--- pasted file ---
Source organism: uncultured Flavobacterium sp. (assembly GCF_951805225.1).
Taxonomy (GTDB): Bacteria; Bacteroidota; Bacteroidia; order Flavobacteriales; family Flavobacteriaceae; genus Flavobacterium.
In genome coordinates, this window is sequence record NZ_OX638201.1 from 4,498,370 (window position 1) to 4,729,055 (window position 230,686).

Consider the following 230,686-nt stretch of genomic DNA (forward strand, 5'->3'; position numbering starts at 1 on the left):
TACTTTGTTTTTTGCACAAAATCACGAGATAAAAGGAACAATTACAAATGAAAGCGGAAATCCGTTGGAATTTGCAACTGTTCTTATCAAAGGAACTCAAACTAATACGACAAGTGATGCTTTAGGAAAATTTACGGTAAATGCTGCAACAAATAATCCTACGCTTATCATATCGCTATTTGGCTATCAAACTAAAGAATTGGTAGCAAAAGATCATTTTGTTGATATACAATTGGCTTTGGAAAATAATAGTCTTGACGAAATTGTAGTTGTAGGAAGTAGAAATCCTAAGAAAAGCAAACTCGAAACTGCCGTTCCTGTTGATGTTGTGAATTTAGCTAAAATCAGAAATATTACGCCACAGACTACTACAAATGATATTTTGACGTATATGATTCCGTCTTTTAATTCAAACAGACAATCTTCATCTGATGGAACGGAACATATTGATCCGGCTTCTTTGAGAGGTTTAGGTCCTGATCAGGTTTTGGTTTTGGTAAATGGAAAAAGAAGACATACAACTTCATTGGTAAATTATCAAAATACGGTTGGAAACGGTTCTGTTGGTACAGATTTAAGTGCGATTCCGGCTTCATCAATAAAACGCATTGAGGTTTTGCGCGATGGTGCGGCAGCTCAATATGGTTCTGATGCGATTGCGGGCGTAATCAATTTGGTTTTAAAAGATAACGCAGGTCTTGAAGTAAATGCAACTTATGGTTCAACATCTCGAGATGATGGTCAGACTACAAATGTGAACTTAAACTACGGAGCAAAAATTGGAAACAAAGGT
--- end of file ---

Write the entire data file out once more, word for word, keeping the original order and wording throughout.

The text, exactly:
Source organism: uncultured Flavobacterium sp. (assembly GCF_951805225.1).
Taxonomy (GTDB): Bacteria; Bacteroidota; Bacteroidia; order Flavobacteriales; family Flavobacteriaceae; genus Flavobacterium.
In genome coordinates, this window is sequence record NZ_OX638201.1 from 4,498,370 (window position 1) to 4,729,055 (window position 230,686).

Consider the following 230,686-nt stretch of genomic DNA (forward strand, 5'->3'; position numbering starts at 1 on the left):
TACTTTGTTTTTTGCACAAAATCACGAGATAAAAGGAACAATTACAAATGAAAGCGGAAATCCGTTGGAATTTGCAACTGTTCTTATCAAAGGAACTCAAACTAATACGACAAGTGATGCTTTAGGAAAATTTACGGTAAATGCTGCAACAAATAATCCTACGCTTATCATATCGCTATTTGGCTATCAAACTAAAGAATTGGTAGCAAAAGATCATTTTGTTGATATACAATTGGCTTTGGAAAATAATAGTCTTGACGAAATTGTAGTTGTAGGAAGTAGAAATCCTAAGAAAAGCAAACTCGAAACTGCCGTTCCTGTTGATGTTGTGAATTTAGCTAAAATCAGAAATATTACGCCACAGACTACTACAAATGATATTTTGACGTATATGATTCCGTCTTTTAATTCAAACAGACAATCTTCATCTGATGGAACGGAACATATTGATCCGGCTTCTTTGAGAGGTTTAGGTCCTGATCAGGTTTTGGTTTTGGTAAATGGAAAAAGAAGACATACAACTTCATTGGTAAATTATCAAAATACGGTTGGAAACGGTTCTGTTGGTACAGATTTAAGTGCGATTCCGGCTTCATCAATAAAACGCATTGAGGTTTTGCGCGATGGTGCGGCAGCTCAATATGGTTCTGATGCGATTGCGGGCGTAATCAATTTGGTTTTAAAAGATAACGCAGGTCTTGAAGTAAATGCAACTTATGGTTCAACATCTCGAGATGATGGTCAGACTACAAATGTGAACTTAAACTACGGAGCAAAAATTGGAAACAAAGGT